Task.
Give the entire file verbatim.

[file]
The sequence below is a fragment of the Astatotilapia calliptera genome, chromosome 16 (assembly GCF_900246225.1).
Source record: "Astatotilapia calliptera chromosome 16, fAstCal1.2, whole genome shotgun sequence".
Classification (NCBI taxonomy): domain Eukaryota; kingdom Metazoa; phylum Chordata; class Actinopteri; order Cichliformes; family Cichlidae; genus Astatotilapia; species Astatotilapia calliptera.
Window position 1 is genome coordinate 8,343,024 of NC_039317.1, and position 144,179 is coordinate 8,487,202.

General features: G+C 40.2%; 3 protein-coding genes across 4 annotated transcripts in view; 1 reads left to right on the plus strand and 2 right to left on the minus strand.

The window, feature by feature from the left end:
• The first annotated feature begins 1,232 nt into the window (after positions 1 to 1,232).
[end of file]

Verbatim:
The sequence below is a fragment of the Astatotilapia calliptera genome, chromosome 16 (assembly GCF_900246225.1).
Source record: "Astatotilapia calliptera chromosome 16, fAstCal1.2, whole genome shotgun sequence".
Classification (NCBI taxonomy): domain Eukaryota; kingdom Metazoa; phylum Chordata; class Actinopteri; order Cichliformes; family Cichlidae; genus Astatotilapia; species Astatotilapia calliptera.
Window position 1 is genome coordinate 8,343,024 of NC_039317.1, and position 144,179 is coordinate 8,487,202.

General features: G+C 40.2%; 3 protein-coding genes across 4 annotated transcripts in view; 1 reads left to right on the plus strand and 2 right to left on the minus strand.

The window, feature by feature from the left end:
• The first annotated feature begins 1,232 nt into the window (after positions 1 to 1,232).